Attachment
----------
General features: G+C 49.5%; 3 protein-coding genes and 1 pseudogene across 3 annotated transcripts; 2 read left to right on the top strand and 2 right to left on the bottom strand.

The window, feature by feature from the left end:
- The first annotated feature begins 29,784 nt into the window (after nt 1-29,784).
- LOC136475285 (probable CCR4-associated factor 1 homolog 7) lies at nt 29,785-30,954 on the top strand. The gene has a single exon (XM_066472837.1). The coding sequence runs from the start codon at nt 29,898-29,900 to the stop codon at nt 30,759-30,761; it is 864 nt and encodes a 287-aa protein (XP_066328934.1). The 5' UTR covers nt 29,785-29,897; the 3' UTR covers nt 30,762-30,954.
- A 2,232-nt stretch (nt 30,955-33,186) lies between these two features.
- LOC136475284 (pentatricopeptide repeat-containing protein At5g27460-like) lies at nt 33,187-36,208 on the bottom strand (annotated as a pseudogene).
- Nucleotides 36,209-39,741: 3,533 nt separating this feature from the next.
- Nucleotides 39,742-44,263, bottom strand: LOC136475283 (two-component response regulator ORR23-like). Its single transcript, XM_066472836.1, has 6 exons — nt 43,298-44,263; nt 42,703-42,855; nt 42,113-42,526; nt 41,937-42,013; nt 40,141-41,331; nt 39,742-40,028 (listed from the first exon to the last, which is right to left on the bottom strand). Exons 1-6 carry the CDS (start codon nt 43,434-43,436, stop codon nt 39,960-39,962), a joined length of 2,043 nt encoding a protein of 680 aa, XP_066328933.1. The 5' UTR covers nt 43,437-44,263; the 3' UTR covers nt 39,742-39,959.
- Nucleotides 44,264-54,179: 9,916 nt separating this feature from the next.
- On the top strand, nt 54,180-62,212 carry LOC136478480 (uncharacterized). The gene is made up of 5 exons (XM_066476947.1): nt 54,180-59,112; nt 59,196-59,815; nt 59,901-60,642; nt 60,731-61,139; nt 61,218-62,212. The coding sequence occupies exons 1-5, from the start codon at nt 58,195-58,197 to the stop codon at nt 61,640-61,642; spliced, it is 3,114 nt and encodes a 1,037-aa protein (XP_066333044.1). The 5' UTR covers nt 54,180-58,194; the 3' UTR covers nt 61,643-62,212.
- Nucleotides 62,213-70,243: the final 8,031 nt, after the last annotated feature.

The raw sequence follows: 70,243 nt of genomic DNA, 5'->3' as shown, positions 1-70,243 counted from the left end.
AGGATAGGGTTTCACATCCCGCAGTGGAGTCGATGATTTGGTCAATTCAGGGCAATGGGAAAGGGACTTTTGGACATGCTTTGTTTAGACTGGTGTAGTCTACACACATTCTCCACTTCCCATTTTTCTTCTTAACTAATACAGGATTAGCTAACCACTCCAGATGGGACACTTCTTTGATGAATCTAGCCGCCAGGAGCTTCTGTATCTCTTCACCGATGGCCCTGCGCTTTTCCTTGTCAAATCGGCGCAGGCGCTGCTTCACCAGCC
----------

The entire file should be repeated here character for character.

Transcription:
General features: G+C 49.5%; 3 protein-coding genes and 1 pseudogene across 3 annotated transcripts; 2 read left to right on the top strand and 2 right to left on the bottom strand.

The window, feature by feature from the left end:
- The first annotated feature begins 29,784 nt into the window (after nt 1-29,784).
- LOC136475285 (probable CCR4-associated factor 1 homolog 7) lies at nt 29,785-30,954 on the top strand. The gene has a single exon (XM_066472837.1). The coding sequence runs from the start codon at nt 29,898-29,900 to the stop codon at nt 30,759-30,761; it is 864 nt and encodes a 287-aa protein (XP_066328934.1). The 5' UTR covers nt 29,785-29,897; the 3' UTR covers nt 30,762-30,954.
- A 2,232-nt stretch (nt 30,955-33,186) lies between these two features.
- LOC136475284 (pentatricopeptide repeat-containing protein At5g27460-like) lies at nt 33,187-36,208 on the bottom strand (annotated as a pseudogene).
- Nucleotides 36,209-39,741: 3,533 nt separating this feature from the next.
- Nucleotides 39,742-44,263, bottom strand: LOC136475283 (two-component response regulator ORR23-like). Its single transcript, XM_066472836.1, has 6 exons — nt 43,298-44,263; nt 42,703-42,855; nt 42,113-42,526; nt 41,937-42,013; nt 40,141-41,331; nt 39,742-40,028 (listed from the first exon to the last, which is right to left on the bottom strand). Exons 1-6 carry the CDS (start codon nt 43,434-43,436, stop codon nt 39,960-39,962), a joined length of 2,043 nt encoding a protein of 680 aa, XP_066328933.1. The 5' UTR covers nt 43,437-44,263; the 3' UTR covers nt 39,742-39,959.
- Nucleotides 44,264-54,179: 9,916 nt separating this feature from the next.
- On the top strand, nt 54,180-62,212 carry LOC136478480 (uncharacterized). The gene is made up of 5 exons (XM_066476947.1): nt 54,180-59,112; nt 59,196-59,815; nt 59,901-60,642; nt 60,731-61,139; nt 61,218-62,212. The coding sequence occupies exons 1-5, from the start codon at nt 58,195-58,197 to the stop codon at nt 61,640-61,642; spliced, it is 3,114 nt and encodes a 1,037-aa protein (XP_066333044.1). The 5' UTR covers nt 54,180-58,194; the 3' UTR covers nt 61,643-62,212.
- Nucleotides 62,213-70,243: the final 8,031 nt, after the last annotated feature.

The raw sequence follows: 70,243 nt of genomic DNA, 5'->3' as shown, positions 1-70,243 counted from the left end.
AGGATAGGGTTTCACATCCCGCAGTGGAGTCGATGATTTGGTCAATTCAGGGCAATGGGAAAGGGACTTTTGGACATGCTTTGTTTAGACTGGTGTAGTCTACACACATTCTCCACTTCCCATTTTTCTTCTTAACTAATACAGGATTAGCTAACCACTCCAGATGGGACACTTCTTTGATGAATCTAGCCGCCAGGAGCTTCTGTATCTCTTCACCGATGGCCCTGCGCTTTTCCTTGTCAAATCGGCGCAGGCGCTGCTTCACCAGCC